Time for our next stratagem, the 反間計.
It's rather hard to translate the name itself. Literally it's "counter-between". A "between" is what foreign agents were called in ancient China. Half spies, half agents to sow discord in the enemy ranks.
Original text and translation follows:
Doubts inside doubts. Befriend from the inside, you won't lose.
Secret agents [lit. "betweens"] spread doubt within your enemy. Counter-agents do that to your enemy's own agents.
如燕昭王薨，惠王自為太子時，不快於樂毅。 田單乃縱反間曰： 樂毅與燕王有隙，畏誅，欲連兵王齊。 齊人未附故且緩攻即墨，以待其事。齊人唯恐他將來，即墨殘矣。 惠王聞之，即使騎劫代將，毅遂奔趙。
When King Zhao of Yan died, King Hui took the throne. He didn't like General Yue Yi ever since he was crown prince. Tian Dan [general of Qi during a massive war with Yan], unleashed a counter-op, saying: "Yue Yi doesn't have a good relation with his King, and fears he might be executed. He's thinking on bringing his trips and install himself as King at Qi. The people at Qi haven't committed to him yet which is why he's delaying his attack on Jimo [a city of Qi he was besieging]. The people of Qi are most afraid of Yue Yi being replaced by some other general, as then Jimo will certainly be sacked." King Hui of Yan heard of this story, immediately sent Qi Jie to replace Yue Yi, and Yue Yi fled to Zhao.
Or like Zhou Yu [famous general of the state of Wu during the Three Kingdoms period] fooled an undercover agent sent by Cao Cao to mislead his general. Or Chen Ping, using money to spread doubts on the Chu Army, making it look as if Fan Zeng was disloyal. The King of Chu grew suspicious and removed him. All these were tricks to spread doubts inside doubts.
This is one of the classics, used very, very often in history, often with great success.
The strongest thing in the world is a cohesive army of men who trust each other and have a common purpose. They can literally achieve anything they work on. Make them distrust each other, though, and no matter how numerous, how strong, how wealthy or how technically advanced, they just lose the ability to project power effectively. You can't get anything done if you're afraid your underlings (or your superiors!) are going to stab in your sleep. Any human organization runs on trust. It follows that to win, you must undermine the trust among your enemies. Especially if you're in a position of weakness.
Of course that assumes a flat, meritocatic scenario with a lot of mobility, which was often the case in China, or in the Roman Empire, up onto the very end of Constantinople plagued with dissension and betrayals and all sorts of stratagems. European or Japanese warfare was less afflicted by that because feudalism is quite good at enforcing loyalty, and in Europe warfare often had ethnic or religious background to it.
Well, do we live today in a feudal, fragmented society, or a global meritocracy? You might see now why I write about Chinese history so much. It's not just that I like it, it's actually much more relevant than you'd think.
Now, the stratagem above and their examples give the general idea of the counter-op. But there is a variant of this strategy not detailed in this collection, a variant which I find of the utmost importance. It is much more insidious, but so much more effective. It's the counter-op on steroids. The mother of all counter-ops.
Let's talk about Ying Bu 英布. Also known as Qing Bu 黥布, i.e. Bu the Tattooed. More on that soon.
The time is 209 BC. The Qin Dynasty, the First Empire, has collapsed after only 12 years, as the death of the first emperor ignited a palace crisis and the whole country, nostalgic of their recently vanquished kingdoms, rose in rebellion against the heavy handed rule of the Qin. The Qin dynasty was known to history as following the ideology of Legalism, an idea of government through clear laws of rewards and punishment, strictly applied, with no loopholes or privileges. Confucians, who eventually became the mainstream ideology in China, always refer to Legalism as cruel and inhuman. What they don't say is that Legalism works, and is almost wholly responsible for the rise of the state of Qin from frontier backwater to the founder of the First Empire.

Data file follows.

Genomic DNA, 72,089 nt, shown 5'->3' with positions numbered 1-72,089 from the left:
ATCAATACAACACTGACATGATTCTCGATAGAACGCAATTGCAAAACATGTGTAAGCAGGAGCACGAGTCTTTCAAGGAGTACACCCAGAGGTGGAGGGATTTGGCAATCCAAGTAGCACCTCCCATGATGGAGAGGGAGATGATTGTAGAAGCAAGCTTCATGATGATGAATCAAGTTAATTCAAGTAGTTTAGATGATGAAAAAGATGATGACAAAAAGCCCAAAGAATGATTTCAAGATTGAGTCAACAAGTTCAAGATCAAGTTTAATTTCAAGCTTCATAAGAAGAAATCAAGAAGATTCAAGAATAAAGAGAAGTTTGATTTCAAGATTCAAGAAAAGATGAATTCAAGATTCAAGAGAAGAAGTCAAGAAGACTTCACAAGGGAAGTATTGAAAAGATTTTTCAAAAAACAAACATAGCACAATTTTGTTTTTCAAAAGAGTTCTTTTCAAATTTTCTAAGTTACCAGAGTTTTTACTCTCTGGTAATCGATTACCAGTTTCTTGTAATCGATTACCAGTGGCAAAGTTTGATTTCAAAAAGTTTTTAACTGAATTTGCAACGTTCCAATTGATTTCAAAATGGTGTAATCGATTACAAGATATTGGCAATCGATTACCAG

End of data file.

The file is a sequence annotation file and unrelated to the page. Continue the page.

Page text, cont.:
Sometimes Legalist do over do it, however, and the early Qin empire was famously harsh with their punishments. They might have felt that it was necessary in order to tame a recently conquered massive population, but they certainly overdid it. They had two basic problems: one was the overly wide use of the death penalty. The death penalty is important to remove shitty people from the population. But you must only use it to punish the worst crimes of all, basically murder and extreme cruelty; else you're pushing lighter criminals into murder. If you punish rape with death, rapists might as well kill their victims too.
Well, the early Qin famously punished arriving late to a military commission with death. And so Chen Sheng and Wu Guang got bogged down by torrential rains in Dazexiang, and knew they would be killed for it, they famously said: 等死，死國可乎 "If we're dying anyway, might as well die for our [old] country". And so they rose in rebellion and proclaimed the restoration of the State of Chu.
Second problem with the harsh criminal laws of the early Qin was that any man with a slightly above average level of testosterone was likely to see himself in the wrong side of the law; and the relentless, thorough Qin legal machinery would see him branded for life (an old Chinese punishment is tattooing the word "criminal" in the forehead) and sent to hard labor. Hard labor sucks, but if you have a bunch of big, strong guys, branded for life, expelled for good from polite society; well you better make sure that this relentless state machinery is kept well oiled and stable all times. Because if it's not, at the slightest show of unrest, these guys are not an embryonic army. They're an army alright.
So this takes us to Ying Bu. Ying Bu was a big, tall, strong guy, who for some probably violent crime got tattooed in the face and sent to build Qin Shihuang's mausoleum at Lishan. There he was, shoveling earth around with a bunch of several thousand big, tall, strong, violent tatted bros when news come that there's a bunch of big rebellions all over the place and the government is basically not functioning anymore.
Ying Bu naturally decides that he wants a piece of the action, so he raises a gang with his fellow prisoner bros and goes around robbing caravans, stealing women, claiming territory and raising more troops. Good times.